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The Brief: March 27, 2015

Agents with the FBI have spoken with Health and Human Services Commission about the troubled no-bid software contract with technology firm 21CT.

Health and Human Services Executive Commissioner Kyle Janek whispers to an aide at a hearing of the Sunset Advisory Commis...

The Big Conversation

Agents with the FBI have spoken with Health and Human Services Commission workers about the troubled no-bid software contract with technology firm 21CT.

The Tribune's Terri Langford and Aman Batheja were told of the interviews by HHS Executive Commissioner Kyle Janek. This marks the first time, the two write, that "an official with direct knowledge of the federal probe has confirmed it."

Langford and Batheja also spoke with newly installed HHS procurement director Ron Pigott:

"The agency now competitively bids out any purchase it makes through DIR's Cooperative Contracts program. If such a protocol had been in place for the contract 21CT was granted, there might have been hundreds of possible contenders, and 21CT would not have won it, Pigott said."

Trib Must-Reads

Senate Panel Sets Sights on In-State Tuition Law, by Julián Aguilar — Efforts to ditch a law that allows some undocumented students to pay in-state college tuition appear to be on a fast track in the Senate, but key House leaders aren't on board with the idea.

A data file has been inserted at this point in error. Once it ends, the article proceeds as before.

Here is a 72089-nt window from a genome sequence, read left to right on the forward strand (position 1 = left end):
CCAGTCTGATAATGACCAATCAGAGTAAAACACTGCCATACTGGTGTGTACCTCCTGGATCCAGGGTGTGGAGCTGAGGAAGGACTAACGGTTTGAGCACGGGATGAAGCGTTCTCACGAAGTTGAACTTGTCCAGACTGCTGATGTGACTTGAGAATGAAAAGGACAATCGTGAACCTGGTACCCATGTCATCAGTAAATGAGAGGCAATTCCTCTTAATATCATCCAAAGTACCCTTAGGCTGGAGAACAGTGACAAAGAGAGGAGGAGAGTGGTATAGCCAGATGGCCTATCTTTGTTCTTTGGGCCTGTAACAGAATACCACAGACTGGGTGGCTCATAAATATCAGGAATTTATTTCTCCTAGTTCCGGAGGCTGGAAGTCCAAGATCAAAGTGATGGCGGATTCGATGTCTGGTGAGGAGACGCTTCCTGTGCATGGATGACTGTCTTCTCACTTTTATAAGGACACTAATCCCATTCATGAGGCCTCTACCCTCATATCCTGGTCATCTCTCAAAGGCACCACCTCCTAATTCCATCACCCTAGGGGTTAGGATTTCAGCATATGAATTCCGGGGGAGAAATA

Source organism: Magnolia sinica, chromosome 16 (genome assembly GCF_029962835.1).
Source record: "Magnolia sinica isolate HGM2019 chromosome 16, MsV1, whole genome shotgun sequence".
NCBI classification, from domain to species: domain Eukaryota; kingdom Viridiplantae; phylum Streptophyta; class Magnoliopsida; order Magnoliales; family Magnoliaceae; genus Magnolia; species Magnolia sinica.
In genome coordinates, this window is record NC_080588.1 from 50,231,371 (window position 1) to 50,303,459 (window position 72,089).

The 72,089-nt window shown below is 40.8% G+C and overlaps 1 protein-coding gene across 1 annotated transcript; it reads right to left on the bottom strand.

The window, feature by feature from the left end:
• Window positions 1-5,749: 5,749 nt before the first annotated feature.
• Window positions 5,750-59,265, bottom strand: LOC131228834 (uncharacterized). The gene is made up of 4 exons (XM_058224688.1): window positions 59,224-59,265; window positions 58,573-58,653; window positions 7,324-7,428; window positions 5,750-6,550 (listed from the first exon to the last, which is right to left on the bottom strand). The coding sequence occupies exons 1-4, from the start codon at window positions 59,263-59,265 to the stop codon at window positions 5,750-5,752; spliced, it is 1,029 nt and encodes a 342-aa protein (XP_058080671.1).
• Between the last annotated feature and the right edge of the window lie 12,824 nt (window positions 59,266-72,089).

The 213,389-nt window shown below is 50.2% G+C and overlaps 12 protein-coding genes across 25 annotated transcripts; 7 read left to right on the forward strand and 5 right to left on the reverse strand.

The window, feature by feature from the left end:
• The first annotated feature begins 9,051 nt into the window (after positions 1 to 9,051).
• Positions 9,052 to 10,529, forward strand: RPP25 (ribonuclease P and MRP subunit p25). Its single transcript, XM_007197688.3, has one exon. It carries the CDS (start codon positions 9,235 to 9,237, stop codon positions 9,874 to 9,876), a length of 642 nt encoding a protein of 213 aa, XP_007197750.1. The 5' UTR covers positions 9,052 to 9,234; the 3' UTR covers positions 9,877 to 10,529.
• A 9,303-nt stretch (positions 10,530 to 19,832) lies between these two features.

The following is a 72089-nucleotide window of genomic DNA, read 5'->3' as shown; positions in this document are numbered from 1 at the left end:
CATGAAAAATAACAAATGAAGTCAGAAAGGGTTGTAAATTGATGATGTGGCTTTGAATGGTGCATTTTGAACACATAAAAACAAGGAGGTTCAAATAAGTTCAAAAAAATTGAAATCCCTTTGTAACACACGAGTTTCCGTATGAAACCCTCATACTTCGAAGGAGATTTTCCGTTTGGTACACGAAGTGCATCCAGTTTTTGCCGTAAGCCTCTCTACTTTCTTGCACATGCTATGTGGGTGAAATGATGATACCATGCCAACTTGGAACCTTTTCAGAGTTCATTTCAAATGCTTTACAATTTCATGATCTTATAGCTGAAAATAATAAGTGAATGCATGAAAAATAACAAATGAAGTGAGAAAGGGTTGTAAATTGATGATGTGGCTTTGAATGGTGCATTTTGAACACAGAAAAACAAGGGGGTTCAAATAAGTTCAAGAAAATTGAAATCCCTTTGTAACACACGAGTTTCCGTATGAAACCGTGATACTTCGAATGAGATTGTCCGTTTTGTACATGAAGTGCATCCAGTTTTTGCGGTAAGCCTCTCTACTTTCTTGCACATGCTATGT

Democrats Aim for Blake Farenthold's Seat, by Abby Livingston — The hunt is on in Southeast Texas for a Democrat to challenge U.S. Rep. Blake Farenthold, R-Corpus Christi.

See How Local Drilling Rules Vary Across Texas, by Jim Malewitz and Ryan Murphy — The debate over whether some Texas city drilling ordinances go too far has become a much-discussed issue during the Texas legislative session. Use our tool, with data from the Texas Municipal League, to see if your city has an ordinance.

Regents to Vote on UT-Austin President, by Bobby Blanchard — The University of Texas System Board of Regents is expected to name UT-Austin provost Gregory Fenves the sole finalist for the flagship's presidency in a Friday morning meeting, sources close to the proceedings say.

Border Trip Spotlights Walker's Immigration Views, by Patrick Svitek — When Wisconsin Gov. Scott Walker sets foot Friday in the Rio Grande Valley, it won't be your typical photo op on the border.

Railroad Commissioner Rallies for Natural Gas, by Jim Malewitz — Railroad Commissioner David Porter has kicked off an initiative to tout the benefits of natural gas, whose low price has benefited some power generators but bedeviled operators and other energy companies that bet big on it years ago.

Citing Baldness, Gohmert Scraps Presidential Campaign, by Abby Livingston — One thing you can say about East Texas Congressman Louie Gohmert is that reporters listen carefully to his every word. But he did not mean it when he said he might form an exploratory committee to run for president.

Long Legislative Road for Voucher Bills Begins, by Morgan Smith — A preview of the looming battle over school vouchers played out Thursday as a state Senate panel considered two proposals to provide state financial support to parents who want to send their children to private schools.

Paxton: Court Blocks Benefits for Same-Sex Couples, by Alexa Ura — A federal court has temporarily blocked a federal rule change that would give medical leave benefits to certain same-sex couples, according to an announcement Thursday from Texas Attorney General Ken Paxton.